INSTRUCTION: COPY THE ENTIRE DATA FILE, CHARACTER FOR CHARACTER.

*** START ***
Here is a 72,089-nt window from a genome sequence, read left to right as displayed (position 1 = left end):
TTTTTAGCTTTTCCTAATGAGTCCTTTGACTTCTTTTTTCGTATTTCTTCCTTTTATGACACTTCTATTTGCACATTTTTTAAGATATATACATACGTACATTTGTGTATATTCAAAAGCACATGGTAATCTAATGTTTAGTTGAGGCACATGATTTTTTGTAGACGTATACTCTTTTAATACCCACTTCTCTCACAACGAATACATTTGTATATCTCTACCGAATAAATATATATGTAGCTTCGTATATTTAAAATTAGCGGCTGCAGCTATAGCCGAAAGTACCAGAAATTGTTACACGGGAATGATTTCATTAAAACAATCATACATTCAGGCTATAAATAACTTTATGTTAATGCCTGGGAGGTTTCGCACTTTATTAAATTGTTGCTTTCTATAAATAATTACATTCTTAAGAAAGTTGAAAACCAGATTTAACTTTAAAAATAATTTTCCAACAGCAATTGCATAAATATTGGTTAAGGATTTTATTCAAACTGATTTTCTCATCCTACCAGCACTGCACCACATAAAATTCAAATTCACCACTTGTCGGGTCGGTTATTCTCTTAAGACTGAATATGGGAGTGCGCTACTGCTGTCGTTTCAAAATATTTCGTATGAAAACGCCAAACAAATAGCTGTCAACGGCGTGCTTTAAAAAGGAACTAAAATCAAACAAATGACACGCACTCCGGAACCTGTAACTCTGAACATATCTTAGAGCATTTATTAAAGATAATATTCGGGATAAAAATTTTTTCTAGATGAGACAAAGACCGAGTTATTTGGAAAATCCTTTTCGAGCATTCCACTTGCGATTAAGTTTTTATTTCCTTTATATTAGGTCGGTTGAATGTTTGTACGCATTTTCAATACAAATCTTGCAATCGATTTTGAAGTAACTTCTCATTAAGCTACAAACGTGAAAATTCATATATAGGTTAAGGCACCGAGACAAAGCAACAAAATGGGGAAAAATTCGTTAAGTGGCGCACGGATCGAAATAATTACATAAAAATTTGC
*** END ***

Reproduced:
Here is a 72,089-nt window from a genome sequence, read left to right as displayed (position 1 = left end):
TTTTTAGCTTTTCCTAATGAGTCCTTTGACTTCTTTTTTCGTATTTCTTCCTTTTATGACACTTCTATTTGCACATTTTTTAAGATATATACATACGTACATTTGTGTATATTCAAAAGCACATGGTAATCTAATGTTTAGTTGAGGCACATGATTTTTTGTAGACGTATACTCTTTTAATACCCACTTCTCTCACAACGAATACATTTGTATATCTCTACCGAATAAATATATATGTAGCTTCGTATATTTAAAATTAGCGGCTGCAGCTATAGCCGAAAGTACCAGAAATTGTTACACGGGAATGATTTCATTAAAACAATCATACATTCAGGCTATAAATAACTTTATGTTAATGCCTGGGAGGTTTCGCACTTTATTAAATTGTTGCTTTCTATAAATAATTACATTCTTAAGAAAGTTGAAAACCAGATTTAACTTTAAAAATAATTTTCCAACAGCAATTGCATAAATATTGGTTAAGGATTTTATTCAAACTGATTTTCTCATCCTACCAGCACTGCACCACATAAAATTCAAATTCACCACTTGTCGGGTCGGTTATTCTCTTAAGACTGAATATGGGAGTGCGCTACTGCTGTCGTTTCAAAATATTTCGTATGAAAACGCCAAACAAATAGCTGTCAACGGCGTGCTTTAAAAAGGAACTAAAATCAAACAAATGACACGCACTCCGGAACCTGTAACTCTGAACATATCTTAGAGCATTTATTAAAGATAATATTCGGGATAAAAATTTTTTCTAGATGAGACAAAGACCGAGTTATTTGGAAAATCCTTTTCGAGCATTCCACTTGCGATTAAGTTTTTATTTCCTTTATATTAGGTCGGTTGAATGTTTGTACGCATTTTCAATACAAATCTTGCAATCGATTTTGAAGTAACTTCTCATTAAGCTACAAACGTGAAAATTCATATATAGGTTAAGGCACCGAGACAAAGCAACAAAATGGGGAAAAATTCGTTAAGTGGCGCACGGATCGAAATAATTACATAAAAATTTGC